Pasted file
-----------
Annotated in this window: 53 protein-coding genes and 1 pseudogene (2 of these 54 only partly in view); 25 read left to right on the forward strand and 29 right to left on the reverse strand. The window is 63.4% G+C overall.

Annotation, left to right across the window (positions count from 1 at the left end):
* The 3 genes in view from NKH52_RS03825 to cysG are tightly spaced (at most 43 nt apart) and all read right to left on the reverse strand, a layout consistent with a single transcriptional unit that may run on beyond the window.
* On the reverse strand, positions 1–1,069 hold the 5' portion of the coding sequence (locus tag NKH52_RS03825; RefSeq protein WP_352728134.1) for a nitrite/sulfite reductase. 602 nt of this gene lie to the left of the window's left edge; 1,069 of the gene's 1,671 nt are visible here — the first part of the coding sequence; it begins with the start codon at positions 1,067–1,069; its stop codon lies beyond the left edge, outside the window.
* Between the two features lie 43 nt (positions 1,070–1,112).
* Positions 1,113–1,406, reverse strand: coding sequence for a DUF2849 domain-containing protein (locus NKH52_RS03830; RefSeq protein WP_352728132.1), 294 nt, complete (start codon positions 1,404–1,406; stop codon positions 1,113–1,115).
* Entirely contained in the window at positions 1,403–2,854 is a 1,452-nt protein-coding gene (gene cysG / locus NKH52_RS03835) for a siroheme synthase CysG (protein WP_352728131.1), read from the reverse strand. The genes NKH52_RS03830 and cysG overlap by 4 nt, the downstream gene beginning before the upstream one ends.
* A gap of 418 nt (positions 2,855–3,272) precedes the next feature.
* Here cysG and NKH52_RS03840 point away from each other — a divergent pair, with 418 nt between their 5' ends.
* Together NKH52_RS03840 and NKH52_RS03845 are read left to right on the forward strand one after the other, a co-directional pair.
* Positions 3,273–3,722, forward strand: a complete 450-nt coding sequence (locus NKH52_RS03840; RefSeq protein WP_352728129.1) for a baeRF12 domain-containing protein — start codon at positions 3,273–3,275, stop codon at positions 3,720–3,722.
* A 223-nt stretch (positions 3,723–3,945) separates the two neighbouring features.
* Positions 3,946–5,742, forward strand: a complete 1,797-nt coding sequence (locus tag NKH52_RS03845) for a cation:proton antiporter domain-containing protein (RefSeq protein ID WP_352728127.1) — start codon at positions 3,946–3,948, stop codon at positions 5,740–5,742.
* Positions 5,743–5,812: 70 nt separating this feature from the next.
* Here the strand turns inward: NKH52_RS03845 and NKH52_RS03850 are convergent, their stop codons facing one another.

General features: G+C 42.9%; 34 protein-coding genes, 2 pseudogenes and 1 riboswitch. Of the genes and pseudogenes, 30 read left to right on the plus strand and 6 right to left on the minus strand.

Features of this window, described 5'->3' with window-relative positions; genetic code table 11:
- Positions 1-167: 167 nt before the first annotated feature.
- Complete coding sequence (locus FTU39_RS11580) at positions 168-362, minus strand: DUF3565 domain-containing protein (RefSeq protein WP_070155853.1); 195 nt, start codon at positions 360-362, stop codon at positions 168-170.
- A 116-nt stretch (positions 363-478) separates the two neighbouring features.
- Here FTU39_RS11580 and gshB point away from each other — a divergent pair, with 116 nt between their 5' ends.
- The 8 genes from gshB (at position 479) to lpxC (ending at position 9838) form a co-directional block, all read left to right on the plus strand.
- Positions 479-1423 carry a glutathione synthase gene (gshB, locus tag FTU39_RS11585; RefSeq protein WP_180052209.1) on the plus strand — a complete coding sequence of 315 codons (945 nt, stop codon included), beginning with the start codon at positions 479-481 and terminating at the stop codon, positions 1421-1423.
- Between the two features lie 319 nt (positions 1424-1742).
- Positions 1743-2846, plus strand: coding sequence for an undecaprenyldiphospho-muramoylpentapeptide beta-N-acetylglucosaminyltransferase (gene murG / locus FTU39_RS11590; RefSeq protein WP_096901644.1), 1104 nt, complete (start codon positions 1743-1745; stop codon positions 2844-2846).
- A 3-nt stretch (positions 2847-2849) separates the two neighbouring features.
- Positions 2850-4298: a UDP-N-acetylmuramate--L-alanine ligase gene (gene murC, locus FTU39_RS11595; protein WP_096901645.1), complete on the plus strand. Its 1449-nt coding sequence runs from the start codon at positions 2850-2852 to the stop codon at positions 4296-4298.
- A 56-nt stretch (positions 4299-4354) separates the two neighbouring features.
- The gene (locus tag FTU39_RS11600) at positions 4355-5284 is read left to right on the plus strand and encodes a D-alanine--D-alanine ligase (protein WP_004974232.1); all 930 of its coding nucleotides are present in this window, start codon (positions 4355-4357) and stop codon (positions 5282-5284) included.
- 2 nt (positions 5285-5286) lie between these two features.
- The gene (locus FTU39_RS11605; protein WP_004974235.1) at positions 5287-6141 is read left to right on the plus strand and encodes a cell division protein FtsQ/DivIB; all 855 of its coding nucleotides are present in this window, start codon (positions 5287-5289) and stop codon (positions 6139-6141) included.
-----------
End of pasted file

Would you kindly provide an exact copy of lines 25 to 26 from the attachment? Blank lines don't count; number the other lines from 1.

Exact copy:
- Positions 1743-2846, plus strand: coding sequence for an undecaprenyldiphospho-muramoylpentapeptide beta-N-acetylglucosaminyltransferase (gene murG / locus FTU39_RS11590; RefSeq protein WP_096901644.1), 1104 nt, complete (start codon positions 1743-1745; stop codon positions 2844-2846).
- A 3-nt stretch (positions 2847-2849) separates the two neighbouring features.